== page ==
In his post-NBA Draft media availability session, Orlando Magic GM Otis Smith twice mentioned that one of the roster needs he will address via free agency is a backup point guard for starter Jameer Nelson. In anticipation of the free-agency negotiating period, which starts Thursday, I thought it'd make sense to look over some of the restricted free-agent-to-be point guards who might be available. These players are, alphabetically, Will Bynum, Jordan Farmar, and C.J. Watson. We previously went over the unrestricted crop here.
As I said in that post, none of those guys can put the Magic over the top. That's not the idea here. This is a player who will ideally only log 15 minutes a night behind Nelson, and do so without undermining the team's chances. To use a baseball analogy, Smith doesn't need to hit a home run with this signing; he merely needs to reach base, and if that means an infield it, that's OK.
Additionally, there's risk in trying to sign another team's restricted free agent, as the Magic's money would be tied up for a week while the other team decides to match. Other free-agent targets could come off the market during that time, and if the original team decides to match the offer, you've wasted a week, not gotten your guy, and let other guys sign elsewhere. To make an offer, you have to have confidence that the other team won't match. It's tricky.
With that risk comes reward. In landing a young backup, the Magic could end the three-year game of musical chairs between veteran point guards behind Nelson. Carlos Arroyo, Keyon Dooling, Anthony Johnson, and Jason Williams have all held that role during Stan Van Gundy's tenure as Magic's coach, and though "backup point guard" is far down the list of reasons why the Magic have yet to win a championship, signing a young backup to a multiyear deal would bring some consistency to the position and add another piece to the Magic's long-term core.
Again, the ideal point guard in the Magic's offense can accomplish the following tasks, listed in no particular order:
Run the pick-and-roll efficiently;
shoot the three-pointer;
create his own shot;
and take care of the ball.
Youth and the ability to defend are important factors to consider as well.
I've included jump-cuts to make navigating this post a bit easier.
At 27, Bynum isn't exactly the ideal age for a young backup, and he's nearly as polished as he's going to be. But that's not necessarily terrible, as he averaged 10 points and 4.6 assists last year for an admittedly awful Detroit team. He made headlines with this monster dunk early in the season, but he can do more than merely score. During one three-game stretch in March, he dished 33 assists, including 20 in a win over the Wizards. A 5'10" with a career usage rate of 22.5, he fits the "small, scoring guard" profile, yet can create for his teammates as well.
Bynum ran the pick-and-roll quite often last year for the Pistons--they accounted for 48.8% of his possession usage, counting passes, according to Synergy Sports Technology--but with mixed results. See, 54% of his passes went to spot-up shooters, at a 0.752 points-per-possession clip, which rates as "poor." There's an explanation for that, however: the Pistons had no shooters of whom to speak. As a team, they scored 0.910 points per possession in spot-up situations, which ranked 27th of the league's 30 teams. In short, his teammates didn't do him many favors with that whole "putting the ball in the basket" thing, which hurt his assist totals and pick-and-roll efficiency. With the Magic, who ranked second in spot-up shooting, those stats would improve.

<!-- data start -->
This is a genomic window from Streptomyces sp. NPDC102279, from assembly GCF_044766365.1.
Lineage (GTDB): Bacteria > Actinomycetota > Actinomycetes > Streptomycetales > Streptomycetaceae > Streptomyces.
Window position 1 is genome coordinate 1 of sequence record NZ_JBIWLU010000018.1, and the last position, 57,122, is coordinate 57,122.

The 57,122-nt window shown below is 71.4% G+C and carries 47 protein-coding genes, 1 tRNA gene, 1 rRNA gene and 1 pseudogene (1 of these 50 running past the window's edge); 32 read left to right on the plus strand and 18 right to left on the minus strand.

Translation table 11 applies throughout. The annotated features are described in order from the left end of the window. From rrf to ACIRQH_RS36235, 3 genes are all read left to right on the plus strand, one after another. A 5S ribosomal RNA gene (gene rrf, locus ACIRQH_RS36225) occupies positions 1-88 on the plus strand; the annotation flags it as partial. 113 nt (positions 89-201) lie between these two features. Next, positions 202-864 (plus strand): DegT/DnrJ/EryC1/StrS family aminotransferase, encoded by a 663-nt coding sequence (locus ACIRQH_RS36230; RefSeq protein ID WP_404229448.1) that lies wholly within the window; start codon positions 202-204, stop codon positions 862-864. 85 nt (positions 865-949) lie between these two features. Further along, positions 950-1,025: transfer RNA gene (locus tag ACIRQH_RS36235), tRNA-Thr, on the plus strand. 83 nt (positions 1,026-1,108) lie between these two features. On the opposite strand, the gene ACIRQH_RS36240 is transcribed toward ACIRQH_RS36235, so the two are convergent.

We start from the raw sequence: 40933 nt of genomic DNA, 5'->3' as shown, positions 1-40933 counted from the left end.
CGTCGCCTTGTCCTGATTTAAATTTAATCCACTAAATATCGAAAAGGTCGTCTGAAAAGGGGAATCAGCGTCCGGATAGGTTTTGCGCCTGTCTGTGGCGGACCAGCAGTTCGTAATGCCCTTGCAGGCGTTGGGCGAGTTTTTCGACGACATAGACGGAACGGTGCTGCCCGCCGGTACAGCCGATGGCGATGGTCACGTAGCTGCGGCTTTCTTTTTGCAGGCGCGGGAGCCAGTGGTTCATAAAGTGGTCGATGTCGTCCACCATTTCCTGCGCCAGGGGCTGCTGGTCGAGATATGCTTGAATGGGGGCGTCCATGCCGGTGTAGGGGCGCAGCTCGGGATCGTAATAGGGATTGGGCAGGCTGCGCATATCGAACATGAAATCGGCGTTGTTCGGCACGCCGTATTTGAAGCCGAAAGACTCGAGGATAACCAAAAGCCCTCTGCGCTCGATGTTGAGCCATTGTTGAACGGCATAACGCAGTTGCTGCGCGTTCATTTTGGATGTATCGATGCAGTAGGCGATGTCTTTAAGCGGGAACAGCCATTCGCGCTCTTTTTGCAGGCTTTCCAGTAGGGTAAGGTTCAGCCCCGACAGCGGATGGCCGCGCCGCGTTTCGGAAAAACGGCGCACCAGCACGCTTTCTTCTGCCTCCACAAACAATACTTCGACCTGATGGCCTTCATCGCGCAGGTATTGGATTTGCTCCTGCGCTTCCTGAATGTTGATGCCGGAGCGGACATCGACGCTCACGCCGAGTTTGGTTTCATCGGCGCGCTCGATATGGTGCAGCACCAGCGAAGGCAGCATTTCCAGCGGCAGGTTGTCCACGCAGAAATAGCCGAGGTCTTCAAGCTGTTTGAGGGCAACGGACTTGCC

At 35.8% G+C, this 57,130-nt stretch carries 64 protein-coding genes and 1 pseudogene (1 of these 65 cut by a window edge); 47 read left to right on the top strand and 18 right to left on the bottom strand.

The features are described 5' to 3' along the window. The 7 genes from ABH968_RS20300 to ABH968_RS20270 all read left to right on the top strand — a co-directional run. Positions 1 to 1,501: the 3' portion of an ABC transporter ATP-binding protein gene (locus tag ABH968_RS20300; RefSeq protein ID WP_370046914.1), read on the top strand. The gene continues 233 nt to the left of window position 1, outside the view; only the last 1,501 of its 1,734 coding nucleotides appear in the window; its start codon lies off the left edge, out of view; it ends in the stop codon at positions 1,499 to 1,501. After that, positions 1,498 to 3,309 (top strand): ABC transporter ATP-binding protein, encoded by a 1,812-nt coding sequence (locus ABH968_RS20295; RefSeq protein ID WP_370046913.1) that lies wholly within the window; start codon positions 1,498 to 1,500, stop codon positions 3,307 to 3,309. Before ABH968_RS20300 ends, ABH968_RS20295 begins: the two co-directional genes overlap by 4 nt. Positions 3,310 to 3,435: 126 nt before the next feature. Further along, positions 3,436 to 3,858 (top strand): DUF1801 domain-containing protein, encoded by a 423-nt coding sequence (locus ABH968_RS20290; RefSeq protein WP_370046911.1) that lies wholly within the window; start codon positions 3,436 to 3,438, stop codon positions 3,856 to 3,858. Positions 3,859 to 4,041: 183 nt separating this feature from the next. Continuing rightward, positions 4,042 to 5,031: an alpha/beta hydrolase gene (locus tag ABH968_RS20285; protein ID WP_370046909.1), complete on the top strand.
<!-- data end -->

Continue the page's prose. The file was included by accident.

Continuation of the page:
And unlike a lot of the players surveyed in Monday's post, Bynum can get his own shot. He was assisted on just 21.1% of his shots, according to Hoopdata, which puts him behind only Steve Nash, Chris Paul, and Russell Westbrook among players who averaged 25+ minutes per game and appeared in at least 40 contests.
The biggest drawback to Bynum is that his range doesn't extend beyond the arc. 83 three-point attempts in his career, out of 928 total attempts; teams can just play him for the drive and live with it. And though he can create his own shot, he's not always efficient with it. It's encouraging to see a guy so small get to the rim thrice a game, and convert at a 60% clip, but his 51.2% career True Shooting mark (51.3% last season) is well below average.
I do think, though, that he'd be more efficient in the Magic's offense. Not having to carry as much of the load would curb his usage, which tends to lead to an increase in efficiency. And a point guard who can break the defense down off the dribble and remain a scoring threat, backing up Nelson, who's much the same way with a three-pointer to boot? That's enticing. Really. Williams and Johnson couldn't get into the lane (though when Johnson did, he made his presence felt), so it'd be a luxury.
Again, the man can pass. His 4.4 Pure Point Rating is in line with Michael Conley's and surpasses Kirk Hinrich's 4.3 mark. Don't think of him as merely a short gunner.
It's worth noting that the Pistons are "expected" to retain Bynum, according to Ted Kulfan of the Detroit News. He's their only true point guard, assuming they've caught on, as everyone else has, to the fact that starter Rodney Stuckey is more of a two-guard.
If the Magic can overlook/live with the fact that Bynum can't shoot the three, and can live with the risk of the Pistons matching their offer, I believe he could be a good fit. Or about a good a fit as a point guard with range that only extends to about 19 feet can be, anyway.
Farmar is a tougher nut to crack. He's toiled behind Derek Fisher, the All-Time Super Clutch Magical Awesome Champion of Grit and Valor, with the Lakers for three of his four professional seasons and a times seems wasted in the Lakers' vaunted triangle offense. There, he's mostly a spot-up shooter, which limits his opportunities to showcase his impressive athleticism and to, you know, run a typical offense, particularly the pick-and-roll. Only the Jazz ran pick-and-rolls less often than the Lakers, which is a fact to consider whenever anyone tries drawing parallels between today's Carlos Boozer/Deron Williams pairing and the legendary pick-and-roll combination of Karl Malone and John Stockton.